AUSTRALIAN Regional Media photojournalist Stuart Cumming has spent the week filing stories from Turkey, in the lead up to Anzac Day centenary commemorations.

Stuart will file an online blog from each of his days in Gallipoli, and will also reflect back on the diaries 100 years ago of Australian solder Vivian Henry Noble.

Day 6, April 25: The build up to this morning's service was busy. People who I had unsuccessfully been chasing for stories became apparent to me in the hours after midnight.

So I got a few yarns before rushing down to the commemorative site to beat the 4.30am lockout. Once inside I found a spot at the top of a lighting tower overlooking the entire site.

It was a special place to watch the build-up presentations, performances and service proper.

I've been writing all week about people's emotional reactions to being on the ground where so many men lost their lives. Watching the cliffs and hills slowly appear from darkness certainly added to my understanding of the campaign.


Next was a trip to Lone Pine for the Australian service. I thought I was being responsible when I decided to wear a big pair of boots for what I knew was going to be a long haul.

If it rained, I would be sweet. But the skies stayed clear, which was good, but the boots and my feet are no longer together because they like each other.

They are there out of necessity. They hate each other.

Prince Harry poses with crowd members before the Lone Pine Australian service.
Prince Harry poses with crowd members before the Lone Pine Australian service. Stuart Cumming

Luckily a media contingent of New Zealand media types had space on a shuttle bus that dropped me at the historic battlefield before continuing up to Chunuk Bair.

Prince Charles and Prince Harry, who were also at the dawn service, met with crowd members before the sombre Australian service.

Prince Harry was particularly friendly, chatting with veterans as well as their families. A highlight of my Anzac Day was another entry into the people who I owe lifts list. 

A little Turkish fellow named Ardam doubled back after seeing me walking down Artillery Rd at Gallipoli by myself. Noting the agony which my feet were in,  I jumped on the back of his scooter and he drove me down Artillery Rd to Beach Cemetery.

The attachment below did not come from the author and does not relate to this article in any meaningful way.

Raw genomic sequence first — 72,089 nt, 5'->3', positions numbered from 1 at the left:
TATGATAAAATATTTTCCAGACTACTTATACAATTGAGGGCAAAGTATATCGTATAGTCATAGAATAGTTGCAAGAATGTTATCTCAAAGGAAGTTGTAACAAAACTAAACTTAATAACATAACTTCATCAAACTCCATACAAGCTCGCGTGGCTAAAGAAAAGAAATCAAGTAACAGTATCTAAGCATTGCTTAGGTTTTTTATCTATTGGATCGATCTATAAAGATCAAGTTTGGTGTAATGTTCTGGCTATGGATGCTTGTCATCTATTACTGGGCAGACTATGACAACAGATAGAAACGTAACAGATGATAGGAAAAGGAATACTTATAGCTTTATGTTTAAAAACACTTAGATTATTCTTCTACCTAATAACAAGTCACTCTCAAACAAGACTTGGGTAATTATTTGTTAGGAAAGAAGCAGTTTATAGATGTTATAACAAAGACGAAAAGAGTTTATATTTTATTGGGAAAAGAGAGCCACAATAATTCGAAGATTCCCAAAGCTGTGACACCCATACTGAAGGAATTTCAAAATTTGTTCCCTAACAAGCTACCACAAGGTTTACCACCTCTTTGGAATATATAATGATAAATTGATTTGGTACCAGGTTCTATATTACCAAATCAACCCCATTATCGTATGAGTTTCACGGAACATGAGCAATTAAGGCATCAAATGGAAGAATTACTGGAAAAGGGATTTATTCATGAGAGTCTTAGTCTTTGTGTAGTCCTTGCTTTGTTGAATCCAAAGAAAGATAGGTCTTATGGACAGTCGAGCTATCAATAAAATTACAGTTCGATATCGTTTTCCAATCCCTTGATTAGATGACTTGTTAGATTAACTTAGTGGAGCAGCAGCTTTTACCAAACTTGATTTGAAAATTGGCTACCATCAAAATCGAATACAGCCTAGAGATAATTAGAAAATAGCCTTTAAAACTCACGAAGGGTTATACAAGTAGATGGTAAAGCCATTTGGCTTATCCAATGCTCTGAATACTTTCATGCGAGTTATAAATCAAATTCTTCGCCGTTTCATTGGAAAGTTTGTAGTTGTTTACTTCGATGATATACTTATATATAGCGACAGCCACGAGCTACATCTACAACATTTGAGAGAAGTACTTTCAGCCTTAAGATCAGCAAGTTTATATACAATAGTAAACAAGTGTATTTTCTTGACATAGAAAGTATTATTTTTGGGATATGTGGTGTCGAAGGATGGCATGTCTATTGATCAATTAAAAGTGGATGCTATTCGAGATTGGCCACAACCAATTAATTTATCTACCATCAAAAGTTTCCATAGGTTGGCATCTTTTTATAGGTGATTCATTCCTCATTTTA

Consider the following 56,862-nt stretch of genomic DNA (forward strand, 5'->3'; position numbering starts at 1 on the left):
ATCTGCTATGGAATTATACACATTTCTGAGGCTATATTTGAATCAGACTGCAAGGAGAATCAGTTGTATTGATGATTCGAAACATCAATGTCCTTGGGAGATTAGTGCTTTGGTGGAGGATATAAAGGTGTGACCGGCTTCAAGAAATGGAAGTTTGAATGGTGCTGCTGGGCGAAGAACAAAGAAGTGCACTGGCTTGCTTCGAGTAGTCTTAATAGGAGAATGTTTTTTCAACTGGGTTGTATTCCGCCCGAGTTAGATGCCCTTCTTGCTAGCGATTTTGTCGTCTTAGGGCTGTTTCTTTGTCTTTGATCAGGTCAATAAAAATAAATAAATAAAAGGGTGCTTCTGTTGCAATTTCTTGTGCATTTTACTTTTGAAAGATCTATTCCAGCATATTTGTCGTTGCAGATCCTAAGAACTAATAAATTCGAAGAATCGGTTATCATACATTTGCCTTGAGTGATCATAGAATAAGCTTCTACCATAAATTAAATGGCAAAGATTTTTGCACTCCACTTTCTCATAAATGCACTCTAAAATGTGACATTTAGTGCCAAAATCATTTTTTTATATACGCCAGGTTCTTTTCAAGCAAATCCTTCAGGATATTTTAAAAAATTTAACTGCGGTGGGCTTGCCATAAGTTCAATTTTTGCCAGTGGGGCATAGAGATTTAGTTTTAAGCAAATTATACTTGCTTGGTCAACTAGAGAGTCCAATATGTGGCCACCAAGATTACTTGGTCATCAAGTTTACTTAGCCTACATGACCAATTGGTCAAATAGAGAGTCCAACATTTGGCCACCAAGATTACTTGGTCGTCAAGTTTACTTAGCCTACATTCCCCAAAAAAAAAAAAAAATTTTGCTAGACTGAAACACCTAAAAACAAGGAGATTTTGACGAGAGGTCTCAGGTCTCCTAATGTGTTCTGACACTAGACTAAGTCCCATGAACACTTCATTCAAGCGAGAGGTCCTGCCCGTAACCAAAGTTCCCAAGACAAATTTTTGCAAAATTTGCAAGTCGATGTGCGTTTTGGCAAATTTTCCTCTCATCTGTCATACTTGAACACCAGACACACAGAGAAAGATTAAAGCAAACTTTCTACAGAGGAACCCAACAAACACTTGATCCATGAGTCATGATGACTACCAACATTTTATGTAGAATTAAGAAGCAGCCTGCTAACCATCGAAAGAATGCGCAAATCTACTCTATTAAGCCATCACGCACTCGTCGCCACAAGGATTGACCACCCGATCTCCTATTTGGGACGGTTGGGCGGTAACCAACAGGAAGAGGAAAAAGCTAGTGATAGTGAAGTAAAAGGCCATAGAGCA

He negotiated the rocky, washed out and at times steep gravel road. I didn't fall off. Hard to imagine more contrasting imagery 100 years apart. I've fallen asleep three times while writing this. Better go do what my body is telling me.

Scooter rider and Good Samaritan Ardam makes a quick stop at the bottom of Artillery Rd.
Scooter rider and Good Samaritan Ardam makes a quick stop at the bottom of Artillery Rd. Stuart Cumming


Sunday April 25, 1915: Woke to the thunder of the guns bombarding the Dardanelles.

Well I've been and gone and done it- I stopped a bullet- in the back too. It's still in me- it went in at the left shoulder and went across my back and it's to be seen on the right side of my neck jusht where it joins the body.

To describe a day's work:- The 3rd Brigade landed about 5.30am under shell and rifle fire and without firing a shot charged the Turks out of their position on a line of steep hills rising straight up from the beach, with fixed bayonets.

They did magnificent work. They kept the Turks on the run until they got them about two miles inland.

There the Turks had a strongly fortified position and the Aust. had to retreat to a line of hills about a mile from the shore.

Our battalion was landed about 7.30 under shrapnel and shellfire.

One of our boats was (hit) but I don't think anyone was hurt. We got ashore and we were taken straight up to the firing line.

We struck the centre of the line and just as we got there the Turks made an attack. We were on the reverse side of the hill and couldn't see anything but we could hear the bullets whining overhead just as if you hit a tele-phone wire they sound like.

Felt a bit nervy. We lay there about half an hour and then we were sent across to reinforce the left. We were wanted badly.

We got about 100 yards over the brow of the hill and found some cover in a watercourse. They started to get it hot about this time in the left flank, about 150 yards from us and of course we got our share.

Hey got right round on the left and not only had us in…. but were firing from the left rear. Word came along that we had to hold the ridge we were on at all costs to save the Brigade on the left.

Nothing exciting happened from 10.30 in the morning except the bullets overhead till about 2.30, when they got a couple of machine guns on us as well as heavy rifle fire. Men were going down rapidly and about 4 o'clock they got our captain.

He was only a yard or so away from me. The Turks maxim guns were some class altho (sic) from all we hear they were firing explosive bullets.

They were also firing dum-dums and ordinary rounds. Anyway at about 5 o'clock I was lying in the front of the trench looking round for a Turk or two (They were hard to see, I only got a good view of one at close range and got him at 450 yards) when all of a sudden I felt as if a ton weight had hit me in the (illegible) and was pressing me into the ground.

I left my pack and rifle and crawled back and got it dressed and then went to the beach and was taken off to the City of Benares, where they dressed my shoulder again and made us comfortable for the night.